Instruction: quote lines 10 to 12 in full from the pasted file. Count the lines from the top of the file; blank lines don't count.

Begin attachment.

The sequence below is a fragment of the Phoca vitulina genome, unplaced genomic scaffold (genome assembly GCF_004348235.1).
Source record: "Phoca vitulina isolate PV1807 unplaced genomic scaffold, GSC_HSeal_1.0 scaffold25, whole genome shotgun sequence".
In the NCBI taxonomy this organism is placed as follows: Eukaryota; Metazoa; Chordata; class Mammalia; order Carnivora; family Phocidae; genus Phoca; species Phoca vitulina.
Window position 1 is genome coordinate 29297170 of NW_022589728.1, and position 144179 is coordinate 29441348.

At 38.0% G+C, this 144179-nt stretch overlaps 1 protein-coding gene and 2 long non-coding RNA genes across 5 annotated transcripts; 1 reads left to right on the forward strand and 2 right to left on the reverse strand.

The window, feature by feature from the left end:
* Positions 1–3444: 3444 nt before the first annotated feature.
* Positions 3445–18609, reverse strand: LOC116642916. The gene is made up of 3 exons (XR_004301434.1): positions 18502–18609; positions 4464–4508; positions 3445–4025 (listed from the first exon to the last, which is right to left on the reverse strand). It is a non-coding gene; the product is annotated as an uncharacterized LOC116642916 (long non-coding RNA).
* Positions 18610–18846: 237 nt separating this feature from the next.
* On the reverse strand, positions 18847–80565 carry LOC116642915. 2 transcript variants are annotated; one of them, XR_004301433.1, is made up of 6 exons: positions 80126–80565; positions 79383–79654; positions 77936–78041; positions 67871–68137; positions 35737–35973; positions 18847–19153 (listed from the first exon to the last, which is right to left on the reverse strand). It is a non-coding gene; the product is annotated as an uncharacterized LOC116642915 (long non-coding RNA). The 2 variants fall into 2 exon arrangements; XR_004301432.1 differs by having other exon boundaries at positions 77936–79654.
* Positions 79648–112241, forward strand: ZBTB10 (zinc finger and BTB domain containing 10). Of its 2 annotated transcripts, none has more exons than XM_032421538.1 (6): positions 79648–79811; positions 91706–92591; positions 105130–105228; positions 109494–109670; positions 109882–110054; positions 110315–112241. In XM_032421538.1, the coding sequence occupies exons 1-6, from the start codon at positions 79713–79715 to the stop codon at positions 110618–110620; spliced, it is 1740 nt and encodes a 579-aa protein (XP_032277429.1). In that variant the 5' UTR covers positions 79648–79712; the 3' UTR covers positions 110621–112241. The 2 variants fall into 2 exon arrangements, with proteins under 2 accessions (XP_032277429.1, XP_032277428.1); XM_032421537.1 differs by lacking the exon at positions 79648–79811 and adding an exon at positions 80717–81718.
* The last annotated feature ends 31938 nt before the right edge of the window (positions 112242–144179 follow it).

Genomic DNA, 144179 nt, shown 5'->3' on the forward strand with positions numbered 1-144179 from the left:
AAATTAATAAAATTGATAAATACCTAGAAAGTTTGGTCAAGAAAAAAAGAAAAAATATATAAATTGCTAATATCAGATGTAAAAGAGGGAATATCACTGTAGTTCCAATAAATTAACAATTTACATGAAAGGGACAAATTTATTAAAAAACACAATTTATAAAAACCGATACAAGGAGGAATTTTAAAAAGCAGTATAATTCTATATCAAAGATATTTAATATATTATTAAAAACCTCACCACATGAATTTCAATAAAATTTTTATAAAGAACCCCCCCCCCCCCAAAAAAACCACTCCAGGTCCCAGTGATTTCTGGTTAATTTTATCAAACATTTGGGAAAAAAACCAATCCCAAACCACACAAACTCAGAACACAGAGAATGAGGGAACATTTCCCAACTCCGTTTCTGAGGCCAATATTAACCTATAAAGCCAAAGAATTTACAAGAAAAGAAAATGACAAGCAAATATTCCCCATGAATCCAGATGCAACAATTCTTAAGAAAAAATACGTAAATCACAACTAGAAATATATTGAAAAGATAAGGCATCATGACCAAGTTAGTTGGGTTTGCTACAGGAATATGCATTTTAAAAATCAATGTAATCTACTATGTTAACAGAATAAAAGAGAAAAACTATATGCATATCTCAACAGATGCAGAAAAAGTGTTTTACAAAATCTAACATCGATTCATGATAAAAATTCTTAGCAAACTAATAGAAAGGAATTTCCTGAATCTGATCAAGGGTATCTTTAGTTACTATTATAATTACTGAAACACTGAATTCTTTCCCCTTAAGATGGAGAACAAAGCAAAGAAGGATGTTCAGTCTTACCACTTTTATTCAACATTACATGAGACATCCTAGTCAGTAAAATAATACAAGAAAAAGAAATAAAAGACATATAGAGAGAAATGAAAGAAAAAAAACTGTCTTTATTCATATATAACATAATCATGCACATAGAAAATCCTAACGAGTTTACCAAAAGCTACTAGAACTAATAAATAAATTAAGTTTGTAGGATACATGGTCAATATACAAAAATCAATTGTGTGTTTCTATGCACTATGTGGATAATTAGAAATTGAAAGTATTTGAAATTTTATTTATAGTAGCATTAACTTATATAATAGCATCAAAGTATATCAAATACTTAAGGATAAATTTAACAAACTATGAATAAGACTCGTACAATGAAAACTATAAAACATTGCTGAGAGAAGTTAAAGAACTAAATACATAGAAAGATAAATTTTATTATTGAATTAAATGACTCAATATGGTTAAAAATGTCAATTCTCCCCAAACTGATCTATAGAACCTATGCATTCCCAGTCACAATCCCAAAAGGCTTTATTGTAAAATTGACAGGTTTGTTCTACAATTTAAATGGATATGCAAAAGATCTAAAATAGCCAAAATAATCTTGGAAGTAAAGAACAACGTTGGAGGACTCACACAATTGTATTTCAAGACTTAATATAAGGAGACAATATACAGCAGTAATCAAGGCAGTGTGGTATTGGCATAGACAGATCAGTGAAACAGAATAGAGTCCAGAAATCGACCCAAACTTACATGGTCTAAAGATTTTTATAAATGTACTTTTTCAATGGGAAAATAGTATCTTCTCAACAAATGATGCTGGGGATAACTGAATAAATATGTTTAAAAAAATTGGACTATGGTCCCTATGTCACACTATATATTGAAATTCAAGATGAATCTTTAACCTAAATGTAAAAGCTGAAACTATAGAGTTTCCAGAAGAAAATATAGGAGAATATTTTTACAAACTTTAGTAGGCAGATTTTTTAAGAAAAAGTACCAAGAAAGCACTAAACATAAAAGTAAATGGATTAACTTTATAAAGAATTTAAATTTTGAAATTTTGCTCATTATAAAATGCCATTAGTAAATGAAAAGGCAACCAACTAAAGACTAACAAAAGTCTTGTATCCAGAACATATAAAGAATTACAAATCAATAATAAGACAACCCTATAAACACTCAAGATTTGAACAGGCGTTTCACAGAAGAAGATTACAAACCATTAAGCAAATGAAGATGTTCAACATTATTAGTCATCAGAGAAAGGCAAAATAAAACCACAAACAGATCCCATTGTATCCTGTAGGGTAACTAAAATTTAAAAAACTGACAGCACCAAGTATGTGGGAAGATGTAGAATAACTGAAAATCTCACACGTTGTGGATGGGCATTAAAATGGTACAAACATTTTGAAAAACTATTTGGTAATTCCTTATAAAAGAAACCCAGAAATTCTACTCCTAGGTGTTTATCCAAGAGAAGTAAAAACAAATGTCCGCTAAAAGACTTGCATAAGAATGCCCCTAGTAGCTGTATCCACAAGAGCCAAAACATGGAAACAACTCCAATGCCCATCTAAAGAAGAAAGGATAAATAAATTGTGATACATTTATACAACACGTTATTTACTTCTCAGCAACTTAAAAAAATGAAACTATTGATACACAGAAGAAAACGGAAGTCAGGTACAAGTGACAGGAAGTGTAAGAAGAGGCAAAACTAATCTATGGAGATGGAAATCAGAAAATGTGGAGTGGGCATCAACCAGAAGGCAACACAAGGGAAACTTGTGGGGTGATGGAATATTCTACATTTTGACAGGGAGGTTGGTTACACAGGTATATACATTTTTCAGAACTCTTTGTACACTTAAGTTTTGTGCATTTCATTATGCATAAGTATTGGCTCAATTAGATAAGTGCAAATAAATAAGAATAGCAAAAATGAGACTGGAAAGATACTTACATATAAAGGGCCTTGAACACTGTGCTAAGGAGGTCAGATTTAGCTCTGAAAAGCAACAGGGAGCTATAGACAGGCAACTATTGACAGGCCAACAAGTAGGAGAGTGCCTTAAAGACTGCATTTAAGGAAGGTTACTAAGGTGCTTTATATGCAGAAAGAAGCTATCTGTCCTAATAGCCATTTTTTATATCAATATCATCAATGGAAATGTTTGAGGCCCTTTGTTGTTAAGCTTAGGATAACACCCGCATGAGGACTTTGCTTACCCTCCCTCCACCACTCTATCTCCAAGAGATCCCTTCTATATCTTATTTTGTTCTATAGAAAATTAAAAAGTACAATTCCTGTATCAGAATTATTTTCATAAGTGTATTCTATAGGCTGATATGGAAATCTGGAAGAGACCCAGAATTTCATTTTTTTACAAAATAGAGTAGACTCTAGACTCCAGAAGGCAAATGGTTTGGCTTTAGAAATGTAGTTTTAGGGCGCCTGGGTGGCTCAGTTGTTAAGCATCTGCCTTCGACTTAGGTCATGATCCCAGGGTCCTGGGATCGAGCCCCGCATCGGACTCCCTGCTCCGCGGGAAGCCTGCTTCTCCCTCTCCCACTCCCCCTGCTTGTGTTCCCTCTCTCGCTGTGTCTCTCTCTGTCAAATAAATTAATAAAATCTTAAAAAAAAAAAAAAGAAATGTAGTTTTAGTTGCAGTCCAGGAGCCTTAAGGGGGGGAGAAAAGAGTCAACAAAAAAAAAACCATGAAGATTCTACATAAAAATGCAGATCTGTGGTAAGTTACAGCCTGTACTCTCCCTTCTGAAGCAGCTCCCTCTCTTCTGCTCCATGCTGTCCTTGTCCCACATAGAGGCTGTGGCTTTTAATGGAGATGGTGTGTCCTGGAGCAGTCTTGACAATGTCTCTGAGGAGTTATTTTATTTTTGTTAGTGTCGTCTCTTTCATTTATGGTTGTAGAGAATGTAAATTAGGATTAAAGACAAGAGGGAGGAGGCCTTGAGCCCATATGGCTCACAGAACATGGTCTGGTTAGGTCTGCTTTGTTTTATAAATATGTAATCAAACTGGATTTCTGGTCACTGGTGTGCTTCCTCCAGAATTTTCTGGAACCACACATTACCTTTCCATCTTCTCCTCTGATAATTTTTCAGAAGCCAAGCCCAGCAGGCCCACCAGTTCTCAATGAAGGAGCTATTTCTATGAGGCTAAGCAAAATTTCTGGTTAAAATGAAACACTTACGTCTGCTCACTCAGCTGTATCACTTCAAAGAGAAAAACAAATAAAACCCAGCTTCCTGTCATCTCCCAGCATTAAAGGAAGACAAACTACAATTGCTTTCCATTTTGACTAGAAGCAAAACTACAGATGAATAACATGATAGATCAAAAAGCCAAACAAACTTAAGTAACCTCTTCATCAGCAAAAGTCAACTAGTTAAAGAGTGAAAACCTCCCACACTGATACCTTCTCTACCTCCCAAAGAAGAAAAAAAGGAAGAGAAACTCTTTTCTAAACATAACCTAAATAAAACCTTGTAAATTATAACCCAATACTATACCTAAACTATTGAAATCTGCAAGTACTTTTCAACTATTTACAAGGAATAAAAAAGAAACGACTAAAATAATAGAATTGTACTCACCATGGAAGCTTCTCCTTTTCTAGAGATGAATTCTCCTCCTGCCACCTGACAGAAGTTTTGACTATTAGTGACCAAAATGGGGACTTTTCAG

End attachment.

* On the reverse strand, positions 18847–80565 carry LOC116642915. 2 transcript variants are annotated; one of them, XR_004301433.1, is made up of 6 exons: positions 80126–80565; positions 79383–79654; positions 77936–78041; positions 67871–68137; positions 35737–35973; positions 18847–19153 (listed from the first exon to the last, which is right to left on the reverse strand). It is a non-coding gene; the product is annotated as an uncharacterized LOC116642915 (long non-coding RNA). The 2 variants fall into 2 exon arrangements; XR_004301432.1 differs by having other exon boundaries at positions 77936–79654.
* Positions 79648–112241, forward strand: ZBTB10 (zinc finger and BTB domain containing 10). Of its 2 annotated transcripts, none has more exons than XM_032421538.1 (6): positions 79648–79811; positions 91706–92591; positions 105130–105228; positions 109494–109670; positions 109882–110054; positions 110315–112241. In XM_032421538.1, the coding sequence occupies exons 1-6, from the start codon at positions 79713–79715 to the stop codon at positions 110618–110620; spliced, it is 1740 nt and encodes a 579-aa protein (XP_032277429.1). In that variant the 5' UTR covers positions 79648–79712; the 3' UTR covers positions 110621–112241. The 2 variants fall into 2 exon arrangements, with proteins under 2 accessions (XP_032277429.1, XP_032277428.1); XM_032421537.1 differs by lacking the exon at positions 79648–79811 and adding an exon at positions 80717–81718.
* The last annotated feature ends 31938 nt before the right edge of the window (positions 112242–144179 follow it).